Required Resources: Organ (or harpsichord), flute
Stephen McManus, a master of the keyboard/flute idiom from Northern Ireland, has given us a collection of four German Advent chorales, arranged for use together as a suite or individually at Mass.
The chorales in this collection are:
- Nun komm der Heiden Heiland Savior of the nations, come
- Gottes Sohn ist kommen God's Son came in blessing
also called Gott durch deine Güte God, by your goodness
- Herr Christ, der ein'ge Gottes Sohn Lord Christ, the only Son of God
- Lob sei dem allmächtigen Gott Praise the all-powerful God
These are the four chorales that J.S. Bach set in the Advent portion of his grand liturgical volume, Orgelbüchlein, which contains chorale preludes for the Liturgical Year.
Stephen McManus has also written his Four Advent Chorales for Flute & Harpsichord or Organ in Baroque style.
The first piece places the unadorned chorale melody in the flute, accompanied by keyboard in two-part contrapuntal texture (expanding to three-parts at the cadence).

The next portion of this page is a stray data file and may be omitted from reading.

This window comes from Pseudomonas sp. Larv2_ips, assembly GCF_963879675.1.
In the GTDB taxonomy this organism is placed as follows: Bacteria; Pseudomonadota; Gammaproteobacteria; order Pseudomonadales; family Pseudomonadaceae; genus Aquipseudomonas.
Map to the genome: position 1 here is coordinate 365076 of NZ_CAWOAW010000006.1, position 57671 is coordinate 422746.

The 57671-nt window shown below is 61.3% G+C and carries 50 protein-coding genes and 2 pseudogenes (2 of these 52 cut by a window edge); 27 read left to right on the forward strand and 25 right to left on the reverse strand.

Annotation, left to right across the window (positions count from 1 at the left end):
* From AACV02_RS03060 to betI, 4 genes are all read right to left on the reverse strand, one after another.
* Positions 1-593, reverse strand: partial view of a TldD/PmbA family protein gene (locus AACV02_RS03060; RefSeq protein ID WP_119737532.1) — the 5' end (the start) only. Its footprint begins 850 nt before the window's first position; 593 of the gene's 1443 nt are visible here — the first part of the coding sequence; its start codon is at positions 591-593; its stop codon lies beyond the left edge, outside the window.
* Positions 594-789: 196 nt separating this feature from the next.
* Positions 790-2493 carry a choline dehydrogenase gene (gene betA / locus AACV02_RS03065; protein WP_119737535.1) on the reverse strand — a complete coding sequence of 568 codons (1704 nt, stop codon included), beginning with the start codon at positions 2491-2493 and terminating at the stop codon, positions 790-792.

Modern hymnals have set this tune with the text, "Savior of the Nations, Come."
The next piece is a chorale fantasia, with hints of the chorale in the ornamented right hand part.
The texture is four-part, flute plus three-part keyboard.
Piece number three places the ornamented chorale in the flute line, with the accompaniment in two-part then three-part texture.
The last piece begins with phrases of the chorale melody tossed between flute and both hands of the accompaniment.
We know this tune today as Creator alme siderum ("Creator of the Starry Skies").
At the halfway point, it breaks into a fantasia section where the melody of No.1 (Nun komm der Heiden Heiland) returns in the flute part, before broadening into a characteristic Picardy third cadence.
Neither the flute nor the keyboard part is overly demanding, easily handled by a high school instrumentalist.
This collection will add a creative touch to the appropriate "subdued" music for the Advent season.
Order #: 6023